At birth, β-Gal+ cells were present in the dorsal SVZ lining the ventricular wall and dorsal RMS (Fig 1B), but not the lateral lining along the medial border of the striatum and the ventral part of the RMS (Fig 1B1 & 1B2), indicating region specific expression of ND1 in the SVZ. XGal staining in the olfactory bulb at birth was restricted to the MCL (Fig 1B3). This observation was confirmed using immunohistochemistry for β-Galactosidase (β-Gal; Fig 1C11C3). By two-weeks of age (P15), however, we noted a second population of XGal+ cells in the bulb, located in the glomerular layer (Fig 1D). This is in agreement with a previous report [10, 11], and we again confirmed the observation by immunohistochemistry for both β-Gal and ND1 (Fig 1D). It is worth mentioning that ND1 was not always identified in β-Gal+ cells due to its shorter persistence compare to the reporter.

Neurogenesis is known to contribute to the glomerular layer over time [2123], but Boutin and coworkers [10] failed to see any ND1 RNA transcripts in the lateral ventricle and RMS of P5 brains. Given the postnatal appearance of the ND1+ cells in the glomerular layer, we questioned the origin of these cells. We examined LacZ and ND1 expression in the SVZ and RMS in P14 ND1+/LacZ mice, and in agreement with previous reports [9, 11], we identified XGal+ cells in both the dorsal SVZ and the RMS, which suggests ND1+ cells continue to be produced at least two weeks after birth (Fig 1E). These cells also express PSA-NCAM in the RMS (Fig 1F), implying that they are migrating towards the OB, and may be the source of the ND1+ cells in the glomerular layer.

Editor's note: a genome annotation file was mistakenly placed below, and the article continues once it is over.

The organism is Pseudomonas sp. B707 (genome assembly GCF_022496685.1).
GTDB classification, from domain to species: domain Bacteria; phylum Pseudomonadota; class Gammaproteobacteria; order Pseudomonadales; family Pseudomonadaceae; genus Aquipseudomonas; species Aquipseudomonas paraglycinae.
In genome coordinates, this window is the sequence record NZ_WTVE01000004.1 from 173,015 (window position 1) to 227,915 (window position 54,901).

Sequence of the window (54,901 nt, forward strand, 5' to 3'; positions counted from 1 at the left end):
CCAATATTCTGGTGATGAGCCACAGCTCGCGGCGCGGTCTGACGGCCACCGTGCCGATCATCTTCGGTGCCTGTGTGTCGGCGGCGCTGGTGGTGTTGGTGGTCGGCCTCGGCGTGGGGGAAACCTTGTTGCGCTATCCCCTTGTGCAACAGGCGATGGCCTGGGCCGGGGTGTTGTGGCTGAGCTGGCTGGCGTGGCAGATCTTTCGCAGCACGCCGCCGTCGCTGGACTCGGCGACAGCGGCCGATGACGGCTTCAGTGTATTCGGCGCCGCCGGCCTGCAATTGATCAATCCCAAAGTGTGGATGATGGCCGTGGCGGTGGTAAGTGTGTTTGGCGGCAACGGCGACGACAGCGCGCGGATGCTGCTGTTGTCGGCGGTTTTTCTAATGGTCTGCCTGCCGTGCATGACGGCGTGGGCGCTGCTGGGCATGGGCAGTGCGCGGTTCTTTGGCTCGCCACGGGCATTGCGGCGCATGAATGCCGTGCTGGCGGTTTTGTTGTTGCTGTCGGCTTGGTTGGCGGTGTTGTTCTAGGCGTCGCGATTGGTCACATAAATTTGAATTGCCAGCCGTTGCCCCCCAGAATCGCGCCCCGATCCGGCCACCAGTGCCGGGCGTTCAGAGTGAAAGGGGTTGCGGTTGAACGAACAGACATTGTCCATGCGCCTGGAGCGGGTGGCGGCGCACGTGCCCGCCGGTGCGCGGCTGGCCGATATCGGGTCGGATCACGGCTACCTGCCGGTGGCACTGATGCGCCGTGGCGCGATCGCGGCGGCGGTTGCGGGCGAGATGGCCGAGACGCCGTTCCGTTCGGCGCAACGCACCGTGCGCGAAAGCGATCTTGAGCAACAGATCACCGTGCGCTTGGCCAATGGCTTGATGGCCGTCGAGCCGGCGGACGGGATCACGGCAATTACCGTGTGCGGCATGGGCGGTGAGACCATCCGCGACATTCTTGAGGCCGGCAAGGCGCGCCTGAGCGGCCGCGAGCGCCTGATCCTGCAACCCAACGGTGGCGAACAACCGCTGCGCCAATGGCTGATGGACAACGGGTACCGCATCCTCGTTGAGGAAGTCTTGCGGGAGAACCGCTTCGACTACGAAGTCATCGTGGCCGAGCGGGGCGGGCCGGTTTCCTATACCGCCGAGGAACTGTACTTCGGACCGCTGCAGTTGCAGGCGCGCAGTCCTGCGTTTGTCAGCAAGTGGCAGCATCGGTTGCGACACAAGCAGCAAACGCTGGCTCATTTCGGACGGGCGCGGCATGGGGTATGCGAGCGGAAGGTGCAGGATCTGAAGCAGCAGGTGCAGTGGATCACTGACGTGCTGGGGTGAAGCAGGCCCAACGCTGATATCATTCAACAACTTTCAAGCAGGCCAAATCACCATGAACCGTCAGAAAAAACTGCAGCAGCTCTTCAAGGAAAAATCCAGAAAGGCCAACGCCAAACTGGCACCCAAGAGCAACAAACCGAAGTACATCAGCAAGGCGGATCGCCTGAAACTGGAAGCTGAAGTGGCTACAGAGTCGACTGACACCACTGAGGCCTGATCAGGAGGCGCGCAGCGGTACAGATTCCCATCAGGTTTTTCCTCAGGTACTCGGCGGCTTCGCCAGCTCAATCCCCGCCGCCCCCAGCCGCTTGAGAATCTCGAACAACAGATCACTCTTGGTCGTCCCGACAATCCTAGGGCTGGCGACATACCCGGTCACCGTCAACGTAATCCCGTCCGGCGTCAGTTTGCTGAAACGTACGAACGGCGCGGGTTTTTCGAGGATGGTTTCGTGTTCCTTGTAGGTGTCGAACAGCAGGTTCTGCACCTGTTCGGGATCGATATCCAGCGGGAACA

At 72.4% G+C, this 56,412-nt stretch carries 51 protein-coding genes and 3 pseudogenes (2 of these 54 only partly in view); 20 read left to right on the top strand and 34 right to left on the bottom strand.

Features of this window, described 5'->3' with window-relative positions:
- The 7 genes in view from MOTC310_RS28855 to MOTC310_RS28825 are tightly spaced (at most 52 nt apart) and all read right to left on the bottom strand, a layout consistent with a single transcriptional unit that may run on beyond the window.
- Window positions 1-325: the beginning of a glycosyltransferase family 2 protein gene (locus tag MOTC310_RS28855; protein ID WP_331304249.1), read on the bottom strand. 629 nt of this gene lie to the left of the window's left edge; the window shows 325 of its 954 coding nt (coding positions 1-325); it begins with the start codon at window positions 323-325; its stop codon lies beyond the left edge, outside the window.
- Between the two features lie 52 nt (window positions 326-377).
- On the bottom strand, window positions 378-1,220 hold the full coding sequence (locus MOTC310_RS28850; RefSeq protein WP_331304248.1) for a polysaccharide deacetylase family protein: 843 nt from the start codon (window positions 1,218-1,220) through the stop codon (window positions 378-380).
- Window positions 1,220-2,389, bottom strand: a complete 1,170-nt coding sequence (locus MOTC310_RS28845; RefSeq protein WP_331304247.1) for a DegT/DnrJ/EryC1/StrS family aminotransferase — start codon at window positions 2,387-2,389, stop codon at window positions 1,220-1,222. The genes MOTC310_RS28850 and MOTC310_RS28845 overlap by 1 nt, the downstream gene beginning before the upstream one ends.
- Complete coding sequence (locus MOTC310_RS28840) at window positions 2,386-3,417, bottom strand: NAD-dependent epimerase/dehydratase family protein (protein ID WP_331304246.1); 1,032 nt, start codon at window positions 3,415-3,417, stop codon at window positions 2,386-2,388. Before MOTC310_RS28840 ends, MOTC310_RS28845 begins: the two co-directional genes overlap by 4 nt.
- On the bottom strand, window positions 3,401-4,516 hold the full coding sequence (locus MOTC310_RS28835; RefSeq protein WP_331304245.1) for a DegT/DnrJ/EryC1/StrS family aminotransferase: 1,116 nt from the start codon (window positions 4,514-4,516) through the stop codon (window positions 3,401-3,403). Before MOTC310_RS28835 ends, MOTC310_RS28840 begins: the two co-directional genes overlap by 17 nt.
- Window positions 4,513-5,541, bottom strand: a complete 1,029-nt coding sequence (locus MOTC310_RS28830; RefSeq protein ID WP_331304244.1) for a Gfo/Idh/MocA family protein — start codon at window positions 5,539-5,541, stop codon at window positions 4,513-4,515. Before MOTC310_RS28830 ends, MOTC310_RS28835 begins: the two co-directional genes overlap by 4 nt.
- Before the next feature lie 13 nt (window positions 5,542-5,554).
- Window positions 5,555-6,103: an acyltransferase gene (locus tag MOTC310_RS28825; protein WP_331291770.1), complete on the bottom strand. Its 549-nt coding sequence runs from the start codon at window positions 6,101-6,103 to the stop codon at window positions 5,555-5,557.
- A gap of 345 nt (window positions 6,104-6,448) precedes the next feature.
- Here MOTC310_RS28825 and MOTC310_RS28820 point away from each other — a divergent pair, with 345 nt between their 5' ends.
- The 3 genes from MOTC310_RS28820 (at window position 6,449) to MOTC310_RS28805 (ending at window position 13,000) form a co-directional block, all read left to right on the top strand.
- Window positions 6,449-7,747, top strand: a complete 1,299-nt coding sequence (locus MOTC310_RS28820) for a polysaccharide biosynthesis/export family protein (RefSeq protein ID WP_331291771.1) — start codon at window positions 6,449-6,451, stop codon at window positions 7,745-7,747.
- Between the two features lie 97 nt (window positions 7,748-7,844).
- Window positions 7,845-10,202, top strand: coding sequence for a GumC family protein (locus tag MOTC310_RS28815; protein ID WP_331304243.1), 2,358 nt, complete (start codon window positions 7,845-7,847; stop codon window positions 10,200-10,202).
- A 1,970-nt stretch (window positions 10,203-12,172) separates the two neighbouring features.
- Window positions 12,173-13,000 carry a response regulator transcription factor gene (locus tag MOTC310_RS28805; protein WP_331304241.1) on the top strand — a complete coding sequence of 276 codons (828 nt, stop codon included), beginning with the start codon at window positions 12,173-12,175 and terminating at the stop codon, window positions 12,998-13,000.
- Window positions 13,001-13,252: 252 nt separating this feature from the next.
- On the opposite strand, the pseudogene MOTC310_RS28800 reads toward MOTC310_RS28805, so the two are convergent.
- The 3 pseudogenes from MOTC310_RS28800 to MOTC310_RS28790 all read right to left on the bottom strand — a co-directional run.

Based on these results, we hypothesized that there are two distinct populations of ND1-expressing cells during the early development of the OB, which are temporally and regionally separated. The first population appears to derive from the SZ of the developing OB and is destined to become mitral cells located in the MCL. The second population originates postnatally from the lining of the dorsal ventricular wall and migrates via the RMS to the glomeruli in the OB, ultimately becoming periglomerular neurons.

Mitral cells express canonical glutamatergic markers during maturation

Mitral and tufted cells are excitatory OB neurons that originate from the OB SZ and are born during early embryonic development [24]. In contrast, periglomerular and granule inhibitory neurons originate from the SVZ lining the ventricular wall, and are born in late embryonic development and continuing throughout adult life [6, 25]. Our ND1 reporter mouse data demonstrate that ND1+ cells are present in these two distinct regions, suggesting that ND1+ progenitor cells could give rise to both excitatory and inhibitory neurons.